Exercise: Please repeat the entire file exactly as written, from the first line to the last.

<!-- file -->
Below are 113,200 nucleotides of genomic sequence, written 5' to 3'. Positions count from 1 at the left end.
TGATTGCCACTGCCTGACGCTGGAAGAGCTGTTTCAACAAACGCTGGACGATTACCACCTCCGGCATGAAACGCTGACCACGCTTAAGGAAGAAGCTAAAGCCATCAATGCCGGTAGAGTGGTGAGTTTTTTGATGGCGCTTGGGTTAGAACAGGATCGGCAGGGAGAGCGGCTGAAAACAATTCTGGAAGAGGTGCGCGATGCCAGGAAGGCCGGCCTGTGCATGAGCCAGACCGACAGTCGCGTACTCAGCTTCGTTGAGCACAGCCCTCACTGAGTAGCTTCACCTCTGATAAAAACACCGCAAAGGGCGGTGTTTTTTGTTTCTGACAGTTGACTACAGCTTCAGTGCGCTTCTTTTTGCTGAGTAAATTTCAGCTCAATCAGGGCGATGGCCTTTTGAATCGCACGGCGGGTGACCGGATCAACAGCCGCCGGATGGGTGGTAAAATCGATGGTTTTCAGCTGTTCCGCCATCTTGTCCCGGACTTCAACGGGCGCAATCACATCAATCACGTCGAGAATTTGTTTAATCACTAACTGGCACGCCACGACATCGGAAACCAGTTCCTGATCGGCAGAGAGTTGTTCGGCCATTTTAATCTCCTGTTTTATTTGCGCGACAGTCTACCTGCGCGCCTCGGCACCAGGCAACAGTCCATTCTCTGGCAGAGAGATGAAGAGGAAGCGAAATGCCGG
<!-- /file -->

Below are 113,200 nucleotides of genomic sequence, written 5' to 3'. Positions count from 1 at the left end.
TGATTGCCACTGCCTGACGCTGGAAGAGCTGTTTCAACAAACGCTGGACGATTACCACCTCCGGCATGAAACGCTGACCACGCTTAAGGAAGAAGCTAAAGCCATCAATGCCGGTAGAGTGGTGAGTTTTTTGATGGCGCTTGGGTTAGAACAGGATCGGCAGGGAGAGCGGCTGAAAACAATTCTGGAAGAGGTGCGCGATGCCAGGAAGGCCGGCCTGTGCATGAGCCAGACCGACAGTCGCGTACTCAGCTTCGTTGAGCACAGCCCTCACTGAGTAGCTTCACCTCTGATAAAAACACCGCAAAGGGCGGTGTTTTTTGTTTCTGACAGTTGACTACAGCTTCAGTGCGCTTCTTTTTGCTGAGTAAATTTCAGCTCAATCAGGGCGATGGCCTTTTGAATCGCACGGCGGGTGACCGGATCAACAGCCGCCGGATGGGTGGTAAAATCGATGGTTTTCAGCTGTTCCGCCATCTTGTCCCGGACTTCAACGGGCGCAATCACATCAATCACGTCGAGAATTTGTTTAATCACTAACTGGCACGCCACGACATCGGAAACCAGTTCCTGATCGGCAGAGAGTTGTTCGGCCATTTTAATCTCCTGTTTTATTTGCGCGACAGTCTACCTGCGCGCCTCGGCACCAGGCAACAGTCCATTCTCTGGCAGAGAGATGAAGAGGAAGCGAAATGCCGG